A very courageous fifth-grade teacher in the Chicago Public Schools has written a scathing critique of the almost comical misery she and her students endured when they participated in a massive February 28 event kicking off Michelle Obama’s Let’s Move! Active Schools campaign.
The First Lady’s campaign is an effort to improve (and in some cases, bring back) physical education in American schools. White House officials called the event “a groundbreaking, earth-shattering, awesomely-inspiring day.”
Lisa Putnam and her fifth grades most certainly did not experience the event the same way, however. According to Putnam, the event at Chicago’s McCormick Place (the largest convention center in North America) was an unmitigated catastrophe.
CPS Chatter — “a forum of CPS parents and teachers” — has Putnam’s full tongue-lashing.
“If you are a parent, imagine that you take your child on a trip and they are very excited,” writes Putnam. “Now imagine they have to wait on a bus and stand in straight lines for three hours straight. Then imagine after one hour of ‘fun’ that they have to sit around and wait for three more hours that bus to pick them up. Oh, did I mention that are not allowed to have a morsel of food the entire time?”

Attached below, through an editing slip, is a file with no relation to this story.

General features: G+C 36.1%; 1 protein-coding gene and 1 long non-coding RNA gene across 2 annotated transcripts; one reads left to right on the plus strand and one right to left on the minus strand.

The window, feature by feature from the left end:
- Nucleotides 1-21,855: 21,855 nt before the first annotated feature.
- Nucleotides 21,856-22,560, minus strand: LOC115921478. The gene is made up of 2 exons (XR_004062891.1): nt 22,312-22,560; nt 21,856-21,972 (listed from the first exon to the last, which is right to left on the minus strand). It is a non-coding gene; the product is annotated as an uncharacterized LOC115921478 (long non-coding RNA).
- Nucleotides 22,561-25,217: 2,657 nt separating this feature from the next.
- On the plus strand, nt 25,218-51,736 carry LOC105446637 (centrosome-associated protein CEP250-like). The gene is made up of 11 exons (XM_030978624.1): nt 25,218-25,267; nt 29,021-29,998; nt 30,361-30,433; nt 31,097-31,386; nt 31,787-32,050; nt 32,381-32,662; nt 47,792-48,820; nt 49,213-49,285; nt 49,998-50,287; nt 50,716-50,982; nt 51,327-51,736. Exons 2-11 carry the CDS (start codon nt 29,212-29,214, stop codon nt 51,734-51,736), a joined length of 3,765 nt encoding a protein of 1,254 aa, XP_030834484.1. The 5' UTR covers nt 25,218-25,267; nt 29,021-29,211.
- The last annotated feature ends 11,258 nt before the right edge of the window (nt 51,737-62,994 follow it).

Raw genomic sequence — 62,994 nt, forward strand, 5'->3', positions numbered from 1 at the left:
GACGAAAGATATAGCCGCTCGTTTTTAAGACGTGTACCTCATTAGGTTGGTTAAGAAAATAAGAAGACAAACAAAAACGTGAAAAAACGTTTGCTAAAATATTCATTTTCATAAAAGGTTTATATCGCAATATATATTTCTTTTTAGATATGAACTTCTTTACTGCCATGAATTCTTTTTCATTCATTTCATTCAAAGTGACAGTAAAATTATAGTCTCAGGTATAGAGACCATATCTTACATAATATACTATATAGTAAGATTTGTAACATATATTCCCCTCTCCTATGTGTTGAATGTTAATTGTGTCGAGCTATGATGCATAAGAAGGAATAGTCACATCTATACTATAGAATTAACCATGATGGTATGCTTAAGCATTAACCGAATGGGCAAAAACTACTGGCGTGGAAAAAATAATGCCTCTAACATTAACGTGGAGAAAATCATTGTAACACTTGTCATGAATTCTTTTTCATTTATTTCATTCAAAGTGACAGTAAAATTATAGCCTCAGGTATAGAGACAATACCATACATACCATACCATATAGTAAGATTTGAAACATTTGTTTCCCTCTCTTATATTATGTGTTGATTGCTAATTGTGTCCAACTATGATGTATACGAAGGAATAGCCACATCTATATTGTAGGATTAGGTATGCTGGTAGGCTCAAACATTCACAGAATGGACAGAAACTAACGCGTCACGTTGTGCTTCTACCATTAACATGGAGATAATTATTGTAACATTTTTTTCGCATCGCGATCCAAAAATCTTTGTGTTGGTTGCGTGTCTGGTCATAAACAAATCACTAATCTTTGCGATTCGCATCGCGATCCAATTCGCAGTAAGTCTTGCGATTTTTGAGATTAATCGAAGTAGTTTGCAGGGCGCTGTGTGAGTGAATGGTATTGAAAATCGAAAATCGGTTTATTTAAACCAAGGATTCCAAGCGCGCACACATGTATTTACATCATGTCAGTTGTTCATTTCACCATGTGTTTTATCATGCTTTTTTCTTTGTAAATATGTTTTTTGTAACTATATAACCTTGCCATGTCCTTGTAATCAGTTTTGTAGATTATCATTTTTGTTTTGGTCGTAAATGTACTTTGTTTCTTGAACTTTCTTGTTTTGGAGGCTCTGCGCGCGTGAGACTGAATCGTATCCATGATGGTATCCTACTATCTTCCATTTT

In her devastating piece, Putnam explains that she was initially enthusiastic about her and her students’ participation in the kickoff of the Let’s Move! campaign — not least because it offered a chance to let off steam before a grueling battery of standardized tests next week.
However, that enthusiasm waned almost immediately.
Most of the 90-minute trip to the convention center was spent sitting behind all the other busses full of kids staffers had shipped in as props.
As per the request of Michelle Obama and her massive support staff, none of the children brought any food or drinks.
After standing in line for a security check that went reasonably well, it was time to stand in line for t-shirts.
“When my 10 year old students received their XL men’s t-shirts, I did my best to tell them with a straight face that the shirts would shrink and the girls could maybe wear them as a dress,” Putnam writes.
Next was an hour-long line. Students waited to take the various places organizers had planned for them around a stage where they would see the first lady and some famous athletes, including Bo Jackson.
“We were told to keep our students in three straight quiet lines,” says Putnam. “Then, the students were ushered into a giant room with a stage and told they had to be very quiet, that there was a ‘surprise in there for them.’ 6,000 kids quiet? Good luck guy.”